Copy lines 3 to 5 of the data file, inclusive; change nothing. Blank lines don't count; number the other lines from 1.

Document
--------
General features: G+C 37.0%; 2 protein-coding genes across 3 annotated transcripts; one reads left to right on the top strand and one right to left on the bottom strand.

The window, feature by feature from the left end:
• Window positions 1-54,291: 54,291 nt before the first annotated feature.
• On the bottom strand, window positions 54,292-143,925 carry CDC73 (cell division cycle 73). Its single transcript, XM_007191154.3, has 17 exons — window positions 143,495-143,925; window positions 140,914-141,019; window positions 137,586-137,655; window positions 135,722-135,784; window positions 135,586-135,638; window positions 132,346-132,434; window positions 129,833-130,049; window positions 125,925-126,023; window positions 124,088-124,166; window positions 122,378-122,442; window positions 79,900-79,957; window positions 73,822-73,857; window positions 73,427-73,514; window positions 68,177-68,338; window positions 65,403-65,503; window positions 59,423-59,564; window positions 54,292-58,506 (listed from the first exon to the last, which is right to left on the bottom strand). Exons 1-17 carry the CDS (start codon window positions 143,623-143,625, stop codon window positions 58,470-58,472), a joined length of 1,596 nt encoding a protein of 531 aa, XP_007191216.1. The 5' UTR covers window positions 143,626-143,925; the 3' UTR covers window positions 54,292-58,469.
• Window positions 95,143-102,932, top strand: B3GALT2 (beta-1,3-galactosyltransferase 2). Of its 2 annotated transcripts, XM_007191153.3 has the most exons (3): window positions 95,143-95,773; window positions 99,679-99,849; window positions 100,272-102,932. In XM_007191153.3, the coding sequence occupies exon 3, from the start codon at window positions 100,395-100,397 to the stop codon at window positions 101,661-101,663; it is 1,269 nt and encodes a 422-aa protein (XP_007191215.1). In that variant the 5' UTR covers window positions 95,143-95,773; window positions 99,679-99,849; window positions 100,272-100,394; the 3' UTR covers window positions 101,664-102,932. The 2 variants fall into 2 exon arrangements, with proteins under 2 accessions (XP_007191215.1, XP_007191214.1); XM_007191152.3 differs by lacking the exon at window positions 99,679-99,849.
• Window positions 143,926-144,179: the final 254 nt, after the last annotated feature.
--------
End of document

• Window positions 1-54,291: 54,291 nt before the first annotated feature.
• On the bottom strand, window positions 54,292-143,925 carry CDC73 (cell division cycle 73). Its single transcript, XM_007191154.3, has 17 exons — window positions 143,495-143,925; window positions 140,914-141,019; window positions 137,586-137,655; window positions 135,722-135,784; window positions 135,586-135,638; window positions 132,346-132,434; window positions 129,833-130,049; window positions 125,925-126,023; window positions 124,088-124,166; window positions 122,378-122,442; window positions 79,900-79,957; window positions 73,822-73,857; window positions 73,427-73,514; window positions 68,177-68,338; window positions 65,403-65,503; window positions 59,423-59,564; window positions 54,292-58,506 (listed from the first exon to the last, which is right to left on the bottom strand). Exons 1-17 carry the CDS (start codon window positions 143,623-143,625, stop codon window positions 58,470-58,472), a joined length of 1,596 nt encoding a protein of 531 aa, XP_007191216.1. The 5' UTR covers window positions 143,626-143,925; the 3' UTR covers window positions 54,292-58,469.
• Window positions 95,143-102,932, top strand: B3GALT2 (beta-1,3-galactosyltransferase 2). Of its 2 annotated transcripts, XM_007191153.3 has the most exons (3): window positions 95,143-95,773; window positions 99,679-99,849; window positions 100,272-102,932. In XM_007191153.3, the coding sequence occupies exon 3, from the start codon at window positions 100,395-100,397 to the stop codon at window positions 101,661-101,663; it is 1,269 nt and encodes a 422-aa protein (XP_007191215.1). In that variant the 5' UTR covers window positions 95,143-95,773; window positions 99,679-99,849; window positions 100,272-100,394; the 3' UTR covers window positions 101,664-102,932. The 2 variants fall into 2 exon arrangements, with proteins under 2 accessions (XP_007191215.1, XP_007191214.1); XM_007191152.3 differs by lacking the exon at window positions 99,679-99,849.